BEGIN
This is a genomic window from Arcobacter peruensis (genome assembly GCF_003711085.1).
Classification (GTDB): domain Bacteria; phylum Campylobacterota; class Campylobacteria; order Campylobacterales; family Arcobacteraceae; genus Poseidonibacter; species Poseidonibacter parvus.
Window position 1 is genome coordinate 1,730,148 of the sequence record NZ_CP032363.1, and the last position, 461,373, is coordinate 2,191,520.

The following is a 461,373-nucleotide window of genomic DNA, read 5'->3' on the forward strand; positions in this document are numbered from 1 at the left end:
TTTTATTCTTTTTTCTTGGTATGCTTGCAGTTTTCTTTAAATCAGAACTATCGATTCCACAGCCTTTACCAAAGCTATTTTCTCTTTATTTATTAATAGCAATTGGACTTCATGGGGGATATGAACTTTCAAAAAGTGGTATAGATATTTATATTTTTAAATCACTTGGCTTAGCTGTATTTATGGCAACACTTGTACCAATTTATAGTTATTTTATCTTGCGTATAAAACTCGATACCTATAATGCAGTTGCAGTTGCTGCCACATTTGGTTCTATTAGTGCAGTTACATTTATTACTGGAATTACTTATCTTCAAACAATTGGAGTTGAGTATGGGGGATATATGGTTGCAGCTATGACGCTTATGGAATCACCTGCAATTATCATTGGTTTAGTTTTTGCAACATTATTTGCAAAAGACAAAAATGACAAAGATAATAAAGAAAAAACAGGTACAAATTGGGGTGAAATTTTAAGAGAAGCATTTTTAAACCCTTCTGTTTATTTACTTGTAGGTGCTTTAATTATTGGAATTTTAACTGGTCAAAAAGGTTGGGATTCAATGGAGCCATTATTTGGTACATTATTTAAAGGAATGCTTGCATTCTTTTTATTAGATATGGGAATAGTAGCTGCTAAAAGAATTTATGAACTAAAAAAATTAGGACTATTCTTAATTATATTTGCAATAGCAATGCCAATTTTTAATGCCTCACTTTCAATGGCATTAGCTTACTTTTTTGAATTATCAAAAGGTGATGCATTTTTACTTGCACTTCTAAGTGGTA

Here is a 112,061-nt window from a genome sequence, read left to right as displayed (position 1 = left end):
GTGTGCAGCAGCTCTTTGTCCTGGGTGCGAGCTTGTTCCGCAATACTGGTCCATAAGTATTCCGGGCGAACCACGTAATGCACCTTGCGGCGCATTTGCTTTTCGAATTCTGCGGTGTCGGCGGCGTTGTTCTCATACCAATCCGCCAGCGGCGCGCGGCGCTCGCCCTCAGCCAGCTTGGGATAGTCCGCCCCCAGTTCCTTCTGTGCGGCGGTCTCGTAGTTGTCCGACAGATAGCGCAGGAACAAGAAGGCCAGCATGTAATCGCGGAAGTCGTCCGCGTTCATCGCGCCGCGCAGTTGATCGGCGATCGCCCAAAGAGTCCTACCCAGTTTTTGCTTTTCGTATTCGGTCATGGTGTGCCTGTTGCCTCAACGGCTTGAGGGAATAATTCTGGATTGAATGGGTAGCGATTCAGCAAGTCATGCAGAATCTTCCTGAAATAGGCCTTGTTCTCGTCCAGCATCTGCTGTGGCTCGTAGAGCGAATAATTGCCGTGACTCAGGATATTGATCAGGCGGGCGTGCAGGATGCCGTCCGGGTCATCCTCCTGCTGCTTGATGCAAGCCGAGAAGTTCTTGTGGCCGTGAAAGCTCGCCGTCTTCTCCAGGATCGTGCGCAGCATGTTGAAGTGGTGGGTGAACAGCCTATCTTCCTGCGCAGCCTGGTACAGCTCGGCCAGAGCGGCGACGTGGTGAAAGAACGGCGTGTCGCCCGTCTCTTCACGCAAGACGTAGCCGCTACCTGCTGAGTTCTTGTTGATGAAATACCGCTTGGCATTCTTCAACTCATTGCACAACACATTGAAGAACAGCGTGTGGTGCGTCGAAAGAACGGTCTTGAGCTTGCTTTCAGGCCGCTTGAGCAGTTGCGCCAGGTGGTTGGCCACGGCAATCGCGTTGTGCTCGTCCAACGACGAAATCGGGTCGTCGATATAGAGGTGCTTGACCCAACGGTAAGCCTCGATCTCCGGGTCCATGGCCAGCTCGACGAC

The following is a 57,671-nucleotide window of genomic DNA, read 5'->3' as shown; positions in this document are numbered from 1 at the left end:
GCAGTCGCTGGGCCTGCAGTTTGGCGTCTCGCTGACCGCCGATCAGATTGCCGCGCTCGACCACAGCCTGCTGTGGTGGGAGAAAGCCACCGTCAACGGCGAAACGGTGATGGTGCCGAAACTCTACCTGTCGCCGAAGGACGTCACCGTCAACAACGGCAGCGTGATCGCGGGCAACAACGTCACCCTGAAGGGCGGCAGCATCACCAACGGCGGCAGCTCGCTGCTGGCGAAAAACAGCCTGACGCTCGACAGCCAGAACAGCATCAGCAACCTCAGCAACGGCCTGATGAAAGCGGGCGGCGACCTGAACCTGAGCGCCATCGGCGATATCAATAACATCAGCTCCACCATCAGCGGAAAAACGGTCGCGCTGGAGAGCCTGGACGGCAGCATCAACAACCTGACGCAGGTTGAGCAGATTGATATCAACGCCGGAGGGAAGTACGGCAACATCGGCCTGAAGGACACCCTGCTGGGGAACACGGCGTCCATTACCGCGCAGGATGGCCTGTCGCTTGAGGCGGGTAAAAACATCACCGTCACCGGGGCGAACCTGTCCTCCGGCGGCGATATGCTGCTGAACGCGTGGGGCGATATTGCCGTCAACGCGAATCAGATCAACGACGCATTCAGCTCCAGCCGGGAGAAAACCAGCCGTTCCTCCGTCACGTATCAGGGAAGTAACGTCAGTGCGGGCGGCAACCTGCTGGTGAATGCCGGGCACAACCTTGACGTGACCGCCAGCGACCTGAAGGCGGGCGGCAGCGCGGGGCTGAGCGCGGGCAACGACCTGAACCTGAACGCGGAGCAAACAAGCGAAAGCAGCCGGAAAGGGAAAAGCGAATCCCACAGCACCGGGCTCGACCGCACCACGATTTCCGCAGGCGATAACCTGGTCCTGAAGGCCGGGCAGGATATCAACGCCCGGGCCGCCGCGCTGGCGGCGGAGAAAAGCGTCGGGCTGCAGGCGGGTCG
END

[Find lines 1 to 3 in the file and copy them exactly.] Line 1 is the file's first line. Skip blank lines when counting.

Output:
This is a genomic window from Arcobacter peruensis (genome assembly GCF_003711085.1).
Classification (GTDB): domain Bacteria; phylum Campylobacterota; class Campylobacteria; order Campylobacterales; family Arcobacteraceae; genus Poseidonibacter; species Poseidonibacter parvus.
Window position 1 is genome coordinate 1,730,148 of the sequence record NZ_CP032363.1, and the last position, 461,373, is coordinate 2,191,520.